It was by complete luck that I put down a Bachelor of Agricultural Economics (BAgEc) at the University of Sydney as a preference for university (from memory I put it down as either 4th or 5th). Then something very exciting happened I had a very welcoming letter from the University inviting me to put BAgEc as my first preference and provided I gained a certain UAI they would supply me with a scholarship for the duration of the degree. It was very enticing, even though I wasn’t sure I would get a high enough UAI to meet the cut, I changed BAgEc to my first preference.
I’ve never looked back.
That decision changed my life. I didn’t get the scholarship, but I did study Agricultural Economics at the University of Sydney. This degree has been invaluable in setting me up for life. During my degree I applied and received an Australian Council of Agricultural Societies Coca-Cola Regional Scholarship.
Throughout my degree I have had outstanding lecturers, friendly colleagues and priceless experiences. I was fortunate enough to travel overseas to Laos as part of a subject and learn about agriculture in developing countries.
During my time at University, I was very honoured to be named Miss Mudgee Showgirl 2010. This very rewarding experience allowed me to travel and meet like minded young women from rural NSW. The Showgirl movement is something I am passionate about and have been actively promoting.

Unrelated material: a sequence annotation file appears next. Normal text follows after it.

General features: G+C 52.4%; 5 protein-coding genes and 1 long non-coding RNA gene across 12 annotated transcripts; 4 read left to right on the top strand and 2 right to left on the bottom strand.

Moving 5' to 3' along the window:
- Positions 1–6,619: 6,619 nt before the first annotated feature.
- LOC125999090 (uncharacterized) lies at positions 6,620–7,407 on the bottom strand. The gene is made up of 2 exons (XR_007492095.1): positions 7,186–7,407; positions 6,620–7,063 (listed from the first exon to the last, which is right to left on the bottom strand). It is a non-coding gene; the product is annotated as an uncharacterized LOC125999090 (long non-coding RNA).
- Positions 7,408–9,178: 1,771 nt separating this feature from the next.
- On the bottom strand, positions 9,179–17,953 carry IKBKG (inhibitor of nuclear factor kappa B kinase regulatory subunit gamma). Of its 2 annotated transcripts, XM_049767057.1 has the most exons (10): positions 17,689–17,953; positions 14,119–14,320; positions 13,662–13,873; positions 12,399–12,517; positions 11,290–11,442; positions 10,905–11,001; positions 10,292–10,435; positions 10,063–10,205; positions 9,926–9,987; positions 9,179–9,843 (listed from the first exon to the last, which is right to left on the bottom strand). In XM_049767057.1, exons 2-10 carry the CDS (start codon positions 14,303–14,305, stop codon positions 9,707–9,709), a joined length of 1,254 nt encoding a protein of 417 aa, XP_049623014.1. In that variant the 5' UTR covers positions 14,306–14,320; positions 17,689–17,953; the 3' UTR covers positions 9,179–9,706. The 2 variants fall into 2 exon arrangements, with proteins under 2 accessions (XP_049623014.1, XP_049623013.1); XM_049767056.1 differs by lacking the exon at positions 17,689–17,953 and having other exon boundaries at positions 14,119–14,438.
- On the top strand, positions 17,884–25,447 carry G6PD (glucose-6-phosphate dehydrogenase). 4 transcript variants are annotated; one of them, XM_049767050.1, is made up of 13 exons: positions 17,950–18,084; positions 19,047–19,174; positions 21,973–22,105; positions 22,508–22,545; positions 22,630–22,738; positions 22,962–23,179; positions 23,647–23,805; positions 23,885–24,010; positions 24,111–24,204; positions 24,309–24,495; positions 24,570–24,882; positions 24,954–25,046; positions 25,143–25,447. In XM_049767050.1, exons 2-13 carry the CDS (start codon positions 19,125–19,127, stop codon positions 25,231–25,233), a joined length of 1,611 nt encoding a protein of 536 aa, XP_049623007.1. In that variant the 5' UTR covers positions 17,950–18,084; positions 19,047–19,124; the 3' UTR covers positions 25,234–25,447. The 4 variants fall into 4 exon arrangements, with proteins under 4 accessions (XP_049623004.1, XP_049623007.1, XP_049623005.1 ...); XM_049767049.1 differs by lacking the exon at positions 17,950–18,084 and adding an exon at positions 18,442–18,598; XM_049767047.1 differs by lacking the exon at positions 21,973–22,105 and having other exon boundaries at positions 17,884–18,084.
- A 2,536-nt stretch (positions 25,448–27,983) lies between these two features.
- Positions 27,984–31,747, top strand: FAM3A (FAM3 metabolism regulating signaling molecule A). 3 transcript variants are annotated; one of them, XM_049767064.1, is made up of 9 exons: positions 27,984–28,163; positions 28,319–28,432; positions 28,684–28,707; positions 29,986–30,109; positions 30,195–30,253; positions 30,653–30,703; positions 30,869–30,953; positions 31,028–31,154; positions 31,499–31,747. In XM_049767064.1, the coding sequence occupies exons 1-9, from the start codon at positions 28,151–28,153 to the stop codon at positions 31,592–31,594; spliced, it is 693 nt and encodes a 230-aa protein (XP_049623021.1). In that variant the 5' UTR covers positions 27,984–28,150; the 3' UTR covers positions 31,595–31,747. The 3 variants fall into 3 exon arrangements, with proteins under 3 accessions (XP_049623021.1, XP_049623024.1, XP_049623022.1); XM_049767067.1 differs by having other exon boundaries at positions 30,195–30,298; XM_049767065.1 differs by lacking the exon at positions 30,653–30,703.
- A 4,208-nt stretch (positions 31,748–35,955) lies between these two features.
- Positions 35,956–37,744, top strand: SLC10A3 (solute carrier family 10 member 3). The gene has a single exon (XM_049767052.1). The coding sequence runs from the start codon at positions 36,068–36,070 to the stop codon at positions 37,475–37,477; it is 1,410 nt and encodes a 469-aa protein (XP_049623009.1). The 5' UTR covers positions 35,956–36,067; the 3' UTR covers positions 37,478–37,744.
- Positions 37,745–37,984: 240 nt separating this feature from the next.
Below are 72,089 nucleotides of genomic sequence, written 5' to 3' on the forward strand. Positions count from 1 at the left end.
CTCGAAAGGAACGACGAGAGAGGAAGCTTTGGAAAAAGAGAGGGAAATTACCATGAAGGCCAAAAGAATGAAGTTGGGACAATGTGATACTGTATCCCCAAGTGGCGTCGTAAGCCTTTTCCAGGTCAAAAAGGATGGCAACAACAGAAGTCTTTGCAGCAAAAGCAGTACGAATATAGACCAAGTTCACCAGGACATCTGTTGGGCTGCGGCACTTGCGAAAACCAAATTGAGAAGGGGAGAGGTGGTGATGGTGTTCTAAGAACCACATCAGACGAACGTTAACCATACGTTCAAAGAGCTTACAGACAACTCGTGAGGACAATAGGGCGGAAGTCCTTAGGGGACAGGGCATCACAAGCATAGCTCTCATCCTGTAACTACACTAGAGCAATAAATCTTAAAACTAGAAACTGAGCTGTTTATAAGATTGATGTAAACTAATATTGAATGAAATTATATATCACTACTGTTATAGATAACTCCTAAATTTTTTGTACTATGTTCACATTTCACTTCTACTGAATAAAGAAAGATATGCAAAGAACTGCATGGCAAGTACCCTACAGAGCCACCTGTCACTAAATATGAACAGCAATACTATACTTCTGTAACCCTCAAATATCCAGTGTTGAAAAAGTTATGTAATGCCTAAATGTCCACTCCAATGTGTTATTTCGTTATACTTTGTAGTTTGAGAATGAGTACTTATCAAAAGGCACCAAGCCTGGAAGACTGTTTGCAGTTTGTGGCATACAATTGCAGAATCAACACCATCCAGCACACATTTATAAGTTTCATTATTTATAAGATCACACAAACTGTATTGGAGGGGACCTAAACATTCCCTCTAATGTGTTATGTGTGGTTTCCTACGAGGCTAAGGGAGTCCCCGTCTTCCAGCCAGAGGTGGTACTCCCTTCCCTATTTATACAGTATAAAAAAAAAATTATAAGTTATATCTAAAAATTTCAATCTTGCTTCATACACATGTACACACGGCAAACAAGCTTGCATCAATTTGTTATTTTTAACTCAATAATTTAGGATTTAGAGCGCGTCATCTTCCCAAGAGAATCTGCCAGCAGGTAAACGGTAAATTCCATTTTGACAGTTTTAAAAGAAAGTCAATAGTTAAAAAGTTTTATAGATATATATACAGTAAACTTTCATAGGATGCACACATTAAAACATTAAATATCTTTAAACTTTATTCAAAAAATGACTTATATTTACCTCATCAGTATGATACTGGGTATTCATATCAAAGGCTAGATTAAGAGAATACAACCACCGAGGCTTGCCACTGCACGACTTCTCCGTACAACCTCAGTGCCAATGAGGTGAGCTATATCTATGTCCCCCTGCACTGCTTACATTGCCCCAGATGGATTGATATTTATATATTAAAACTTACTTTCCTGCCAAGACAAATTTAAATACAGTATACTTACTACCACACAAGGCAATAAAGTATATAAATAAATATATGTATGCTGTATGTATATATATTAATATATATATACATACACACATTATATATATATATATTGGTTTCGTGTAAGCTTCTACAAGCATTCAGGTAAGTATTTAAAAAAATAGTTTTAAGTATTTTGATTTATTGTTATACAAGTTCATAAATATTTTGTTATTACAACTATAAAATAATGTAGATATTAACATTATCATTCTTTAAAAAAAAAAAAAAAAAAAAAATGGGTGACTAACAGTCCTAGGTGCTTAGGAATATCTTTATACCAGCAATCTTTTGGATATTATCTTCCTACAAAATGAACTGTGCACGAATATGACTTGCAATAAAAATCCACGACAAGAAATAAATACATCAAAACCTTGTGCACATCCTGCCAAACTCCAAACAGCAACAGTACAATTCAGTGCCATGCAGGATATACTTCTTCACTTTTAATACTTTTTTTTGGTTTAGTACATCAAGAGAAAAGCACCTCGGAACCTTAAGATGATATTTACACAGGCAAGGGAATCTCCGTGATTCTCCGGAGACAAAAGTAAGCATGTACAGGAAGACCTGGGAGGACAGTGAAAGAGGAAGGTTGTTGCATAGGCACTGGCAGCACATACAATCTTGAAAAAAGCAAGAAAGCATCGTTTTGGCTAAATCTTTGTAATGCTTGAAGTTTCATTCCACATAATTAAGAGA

I was lucky enough to gain a graduate position with Grain Growers Limited before I graduated with honours. The opportunities I was presented with during and straight after doing an Agricultural degree were first class. Most of my friends from University are working in agricultural jobs and getting paid handsomely, both in the city and rurally. I have found that being an agricultural graduate has made me highly employable. After my work at Grain Growers Limited, I moved to Young, NSW to try my hand at Agricultural Banking. I discovered that my heart wasn’t in banking so moved back to Sydney and started working in the red meat industry for the Australian Lot Feeders’ Association (ALFA) as the Executive Officer of Marketing, Membership Services, Events and Industry Liaison.
I am also heavily involved in my family’s business, Farmer George. Farmer George began in 2010 and our family farm, delivers fresh, high quality, free range lamb direct to your door!
Great value, great lamb, and of course buying straight from the farmer, you know you’re supporting a local family business. I am excited to see the business grow and watch it help educate our consumers along the way where their meal comes from and who provides it.
I am proud to be part of the highly innovative and invigorating red meat industry. For many urban Australians, knowledge of Australia’s meat industry is limited and I have found working for ALFA has even opened my eyes. Feedlots in particular have never truly been explained to the public, and this is why common misconceptions live on. So much technology, care, and science go into producing cattle in feedlots. One of my roles at ALFA, is to educate people on feedlot nutrition, care, animal welfare and environment. I would urge anyone opposed to cattle feedlots to visit one and see for your self first hand the first class treatment cattle are given.
My career thus far has truly been amazing and I’m looking forward to seeing what the future brings. I am positive consumer education is the key and the more young people that are exposed to the plethora of opportunities available in agriculture the more enticing agriculture will be as a career to the next generation.